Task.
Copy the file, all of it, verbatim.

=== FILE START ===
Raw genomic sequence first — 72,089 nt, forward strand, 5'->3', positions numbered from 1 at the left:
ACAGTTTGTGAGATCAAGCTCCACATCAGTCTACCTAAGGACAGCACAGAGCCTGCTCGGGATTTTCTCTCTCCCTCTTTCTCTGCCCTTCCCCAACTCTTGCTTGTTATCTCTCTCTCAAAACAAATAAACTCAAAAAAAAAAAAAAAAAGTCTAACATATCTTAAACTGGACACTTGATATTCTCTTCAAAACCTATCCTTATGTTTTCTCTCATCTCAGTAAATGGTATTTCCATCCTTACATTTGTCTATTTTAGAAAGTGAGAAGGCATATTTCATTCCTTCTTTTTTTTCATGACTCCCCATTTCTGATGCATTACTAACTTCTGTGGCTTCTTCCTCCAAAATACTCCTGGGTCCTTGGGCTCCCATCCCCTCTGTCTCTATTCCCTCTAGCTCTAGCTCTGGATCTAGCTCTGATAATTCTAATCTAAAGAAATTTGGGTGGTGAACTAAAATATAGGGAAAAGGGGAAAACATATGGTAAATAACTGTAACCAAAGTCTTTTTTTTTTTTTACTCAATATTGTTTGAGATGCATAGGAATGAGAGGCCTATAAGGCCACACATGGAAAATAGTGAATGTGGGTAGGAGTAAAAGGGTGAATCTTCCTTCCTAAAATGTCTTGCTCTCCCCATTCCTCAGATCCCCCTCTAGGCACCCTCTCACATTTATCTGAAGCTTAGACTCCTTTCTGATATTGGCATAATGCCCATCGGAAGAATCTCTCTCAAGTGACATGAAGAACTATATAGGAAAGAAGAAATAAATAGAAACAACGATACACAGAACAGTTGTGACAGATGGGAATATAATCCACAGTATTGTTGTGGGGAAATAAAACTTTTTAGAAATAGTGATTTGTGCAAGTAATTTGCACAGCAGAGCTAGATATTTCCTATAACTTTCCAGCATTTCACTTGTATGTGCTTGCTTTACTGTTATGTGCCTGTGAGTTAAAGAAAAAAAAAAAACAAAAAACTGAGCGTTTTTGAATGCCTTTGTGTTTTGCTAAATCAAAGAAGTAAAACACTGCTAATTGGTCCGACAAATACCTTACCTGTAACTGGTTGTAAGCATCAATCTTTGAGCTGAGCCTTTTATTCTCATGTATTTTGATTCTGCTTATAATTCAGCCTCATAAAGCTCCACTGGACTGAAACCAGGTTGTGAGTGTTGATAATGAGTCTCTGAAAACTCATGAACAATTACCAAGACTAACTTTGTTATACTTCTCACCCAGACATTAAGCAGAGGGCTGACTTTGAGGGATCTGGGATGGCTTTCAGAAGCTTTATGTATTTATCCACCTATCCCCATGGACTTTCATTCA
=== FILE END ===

Raw genomic sequence first — 72,089 nt, forward strand, 5'->3', positions numbered from 1 at the left:
ACAGTTTGTGAGATCAAGCTCCACATCAGTCTACCTAAGGACAGCACAGAGCCTGCTCGGGATTTTCTCTCTCCCTCTTTCTCTGCCCTTCCCCAACTCTTGCTTGTTATCTCTCTCTCAAAACAAATAAACTCAAAAAAAAAAAAAAAAAGTCTAACATATCTTAAACTGGACACTTGATATTCTCTTCAAAACCTATCCTTATGTTTTCTCTCATCTCAGTAAATGGTATTTCCATCCTTACATTTGTCTATTTTAGAAAGTGAGAAGGCATATTTCATTCCTTCTTTTTTTTCATGACTCCCCATTTCTGATGCATTACTAACTTCTGTGGCTTCTTCCTCCAAAATACTCCTGGGTCCTTGGGCTCCCATCCCCTCTGTCTCTATTCCCTCTAGCTCTAGCTCTGGATCTAGCTCTGATAATTCTAATCTAAAGAAATTTGGGTGGTGAACTAAAATATAGGGAAAAGGGGAAAACATATGGTAAATAACTGTAACCAAAGTCTTTTTTTTTTTTTACTCAATATTGTTTGAGATGCATAGGAATGAGAGGCCTATAAGGCCACACATGGAAAATAGTGAATGTGGGTAGGAGTAAAAGGGTGAATCTTCCTTCCTAAAATGTCTTGCTCTCCCCATTCCTCAGATCCCCCTCTAGGCACCCTCTCACATTTATCTGAAGCTTAGACTCCTTTCTGATATTGGCATAATGCCCATCGGAAGAATCTCTCTCAAGTGACATGAAGAACTATATAGGAAAGAAGAAATAAATAGAAACAACGATACACAGAACAGTTGTGACAGATGGGAATATAATCCACAGTATTGTTGTGGGGAAATAAAACTTTTTAGAAATAGTGATTTGTGCAAGTAATTTGCACAGCAGAGCTAGATATTTCCTATAACTTTCCAGCATTTCACTTGTATGTGCTTGCTTTACTGTTATGTGCCTGTGAGTTAAAGAAAAAAAAAAAACAAAAAACTGAGCGTTTTTGAATGCCTTTGTGTTTTGCTAAATCAAAGAAGTAAAACACTGCTAATTGGTCCGACAAATACCTTACCTGTAACTGGTTGTAAGCATCAATCTTTGAGCTGAGCCTTTTATTCTCATGTATTTTGATTCTGCTTATAATTCAGCCTCATAAAGCTCCACTGGACTGAAACCAGGTTGTGAGTGTTGATAATGAGTCTCTGAAAACTCATGAACAATTACCAAGACTAACTTTGTTATACTTCTCACCCAGACATTAAGCAGAGGGCTGACTTTGAGGGATCTGGGATGGCTTTCAGAAGCTTTATGTATTTATCCACCTATCCCCATGGACTTTCATTCA